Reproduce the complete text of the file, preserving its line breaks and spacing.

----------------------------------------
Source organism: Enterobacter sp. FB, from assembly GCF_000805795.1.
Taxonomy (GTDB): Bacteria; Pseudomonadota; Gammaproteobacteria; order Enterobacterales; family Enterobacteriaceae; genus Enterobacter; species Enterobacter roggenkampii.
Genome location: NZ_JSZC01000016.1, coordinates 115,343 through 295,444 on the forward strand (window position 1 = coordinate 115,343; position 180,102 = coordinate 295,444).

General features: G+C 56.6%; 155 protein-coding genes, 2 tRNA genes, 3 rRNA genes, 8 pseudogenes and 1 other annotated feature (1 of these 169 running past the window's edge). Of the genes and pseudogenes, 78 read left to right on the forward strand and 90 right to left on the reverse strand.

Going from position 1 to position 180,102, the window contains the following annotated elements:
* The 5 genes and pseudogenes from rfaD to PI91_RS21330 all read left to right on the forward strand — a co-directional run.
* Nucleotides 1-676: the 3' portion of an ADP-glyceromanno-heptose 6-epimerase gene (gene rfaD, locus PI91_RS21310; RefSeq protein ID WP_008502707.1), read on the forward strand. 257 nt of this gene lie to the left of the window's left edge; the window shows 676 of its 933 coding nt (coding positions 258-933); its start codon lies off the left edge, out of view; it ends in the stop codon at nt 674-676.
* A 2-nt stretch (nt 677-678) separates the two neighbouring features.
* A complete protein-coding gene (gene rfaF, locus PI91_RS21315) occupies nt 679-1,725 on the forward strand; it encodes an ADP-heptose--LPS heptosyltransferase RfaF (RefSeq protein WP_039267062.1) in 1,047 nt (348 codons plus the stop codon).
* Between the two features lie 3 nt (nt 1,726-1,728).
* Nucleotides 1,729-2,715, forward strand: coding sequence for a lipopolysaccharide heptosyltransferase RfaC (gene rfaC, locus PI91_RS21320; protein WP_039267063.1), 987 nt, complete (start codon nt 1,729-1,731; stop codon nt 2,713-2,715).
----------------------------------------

Source organism: Enterobacter sp. FB, from assembly GCF_000805795.1.
Taxonomy (GTDB): Bacteria; Pseudomonadota; Gammaproteobacteria; order Enterobacterales; family Enterobacteriaceae; genus Enterobacter; species Enterobacter roggenkampii.
Genome location: NZ_JSZC01000016.1, coordinates 115,343 through 295,444 on the forward strand (window position 1 = coordinate 115,343; position 180,102 = coordinate 295,444).

General features: G+C 56.6%; 155 protein-coding genes, 2 tRNA genes, 3 rRNA genes, 8 pseudogenes and 1 other annotated feature (1 of these 169 running past the window's edge). Of the genes and pseudogenes, 78 read left to right on the forward strand and 90 right to left on the reverse strand.

Going from position 1 to position 180,102, the window contains the following annotated elements:
* The 5 genes and pseudogenes from rfaD to PI91_RS21330 all read left to right on the forward strand — a co-directional run.
* Nucleotides 1-676: the 3' portion of an ADP-glyceromanno-heptose 6-epimerase gene (gene rfaD, locus PI91_RS21310; RefSeq protein ID WP_008502707.1), read on the forward strand. 257 nt of this gene lie to the left of the window's left edge; the window shows 676 of its 933 coding nt (coding positions 258-933); its start codon lies off the left edge, out of view; it ends in the stop codon at nt 674-676.
* A 2-nt stretch (nt 677-678) separates the two neighbouring features.
* A complete protein-coding gene (gene rfaF, locus PI91_RS21315) occupies nt 679-1,725 on the forward strand; it encodes an ADP-heptose--LPS heptosyltransferase RfaF (RefSeq protein WP_039267062.1) in 1,047 nt (348 codons plus the stop codon).
* Between the two features lie 3 nt (nt 1,726-1,728).
* Nucleotides 1,729-2,715, forward strand: coding sequence for a lipopolysaccharide heptosyltransferase RfaC (gene rfaC, locus PI91_RS21320; protein WP_039267063.1), 987 nt, complete (start codon nt 1,729-1,731; stop codon nt 2,713-2,715).